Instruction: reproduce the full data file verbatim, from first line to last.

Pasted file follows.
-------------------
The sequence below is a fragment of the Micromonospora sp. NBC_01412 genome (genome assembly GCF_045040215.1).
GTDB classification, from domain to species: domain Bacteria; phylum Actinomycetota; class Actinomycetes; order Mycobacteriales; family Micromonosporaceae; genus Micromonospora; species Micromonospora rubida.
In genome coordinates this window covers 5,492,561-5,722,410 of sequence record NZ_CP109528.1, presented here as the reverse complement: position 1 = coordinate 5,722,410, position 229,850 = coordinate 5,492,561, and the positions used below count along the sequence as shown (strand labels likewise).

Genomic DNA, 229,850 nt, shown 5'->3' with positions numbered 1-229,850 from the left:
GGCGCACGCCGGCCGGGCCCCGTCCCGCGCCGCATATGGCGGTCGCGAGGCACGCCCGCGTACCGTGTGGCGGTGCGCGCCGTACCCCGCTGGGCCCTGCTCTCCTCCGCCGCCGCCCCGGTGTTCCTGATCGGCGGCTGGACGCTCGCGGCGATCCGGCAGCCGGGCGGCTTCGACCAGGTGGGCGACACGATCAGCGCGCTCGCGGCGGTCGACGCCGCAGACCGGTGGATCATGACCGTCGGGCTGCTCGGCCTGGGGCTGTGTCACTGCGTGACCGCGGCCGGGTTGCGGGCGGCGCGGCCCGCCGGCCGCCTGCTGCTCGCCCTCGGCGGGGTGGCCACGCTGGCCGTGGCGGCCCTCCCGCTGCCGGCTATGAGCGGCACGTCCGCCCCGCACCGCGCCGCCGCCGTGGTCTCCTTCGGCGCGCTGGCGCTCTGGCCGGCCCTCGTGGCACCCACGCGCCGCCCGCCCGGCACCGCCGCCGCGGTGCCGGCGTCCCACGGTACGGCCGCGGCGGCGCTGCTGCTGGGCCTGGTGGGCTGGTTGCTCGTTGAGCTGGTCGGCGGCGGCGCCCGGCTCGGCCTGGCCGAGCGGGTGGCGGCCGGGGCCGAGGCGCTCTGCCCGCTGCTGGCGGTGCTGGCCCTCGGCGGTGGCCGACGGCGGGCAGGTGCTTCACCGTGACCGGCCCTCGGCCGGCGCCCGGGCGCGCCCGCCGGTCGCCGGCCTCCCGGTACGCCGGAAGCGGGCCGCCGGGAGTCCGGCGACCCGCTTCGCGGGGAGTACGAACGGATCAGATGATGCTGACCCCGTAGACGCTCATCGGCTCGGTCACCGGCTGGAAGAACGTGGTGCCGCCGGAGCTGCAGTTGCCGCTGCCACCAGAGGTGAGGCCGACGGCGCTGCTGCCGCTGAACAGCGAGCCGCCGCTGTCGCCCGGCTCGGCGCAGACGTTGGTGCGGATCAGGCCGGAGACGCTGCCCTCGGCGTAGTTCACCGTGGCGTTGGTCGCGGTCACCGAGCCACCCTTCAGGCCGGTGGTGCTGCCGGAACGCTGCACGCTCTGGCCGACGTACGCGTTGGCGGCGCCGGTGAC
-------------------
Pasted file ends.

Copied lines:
The sequence below is a fragment of the Micromonospora sp. NBC_01412 genome (genome assembly GCF_045040215.1).
GTDB classification, from domain to species: domain Bacteria; phylum Actinomycetota; class Actinomycetes; order Mycobacteriales; family Micromonosporaceae; genus Micromonospora; species Micromonospora rubida.
In genome coordinates this window covers 5,492,561-5,722,410 of sequence record NZ_CP109528.1, presented here as the reverse complement: position 1 = coordinate 5,722,410, position 229,850 = coordinate 5,492,561, and the positions used below count along the sequence as shown (strand labels likewise).

Genomic DNA, 229,850 nt, shown 5'->3' with positions numbered 1-229,850 from the left:
GGCGCACGCCGGCCGGGCCCCGTCCCGCGCCGCATATGGCGGTCGCGAGGCACGCCCGCGTACCGTGTGGCGGTGCGCGCCGTACCCCGCTGGGCCCTGCTCTCCTCCGCCGCCGCCCCGGTGTTCCTGATCGGCGGCTGGACGCTCGCGGCGATCCGGCAGCCGGGCGGCTTCGACCAGGTGGGCGACACGATCAGCGCGCTCGCGGCGGTCGACGCCGCAGACCGGTGGATCATGACCGTCGGGCTGCTCGGCCTGGGGCTGTGTCACTGCGTGACCGCGGCCGGGTTGCGGGCGGCGCGGCCCGCCGGCCGCCTGCTGCTCGCCCTCGGCGGGGTGGCCACGCTGGCCGTGGCGGCCCTCCCGCTGCCGGCTATGAGCGGCACGTCCGCCCCGCACCGCGCCGCCGCCGTGGTCTCCTTCGGCGCGCTGGCGCTCTGGCCGGCCCTCGTGGCACCCACGCGCCGCCCGCCCGGCACCGCCGCCGCGGTGCCGGCGTCCCACGGTACGGCCGCGGCGGCGCTGCTGCTGGGCCTGGTGGGCTGGTTGCTCGTTGAGCTGGTCGGCGGCGGCGCCCGGCTCGGCCTGGCCGAGCGGGTGGCGGCCGGGGCCGAGGCGCTCTGCCCGCTGCTGGCGGTGCTGGCCCTCGGCGGTGGCCGACGGCGGGCAGGTGCTTCACCGTGACCGGCCCTCGGCCGGCGCCCGGGCGCGCCCGCCGGTCGCCGGCCTCCCGGTACGCCGGAAGCGGGCCGCCGGGAGTCCGGCGACCCGCTTCGCGGGGAGTACGAACGGATCAGATGATGCTGACCCCGTAGACGCTCATCGGCTCGGTCACCGGCTGGAAGAACGTGGTGCCGCCGGAGCTGCAGTTGCCGCTGCCACCAGAGGTGAGGCCGACGGCGCTGCTGCCGCTGAACAGCGAGCCGCCGCTGTCGCCCGGCTCGGCGCAGACGTTGGTGCGGATCAGGCCGGAGACGCTGCCCTCGGCGTAGTTCACCGTGGCGTTGGTCGCGGTCACCGAGCCACCCTTCAGGCCGGTGGTGCTGCCGGAACGCTGCACGCTCTGGCCGACGTACGCGTTGGCGGCGCCGGTGAC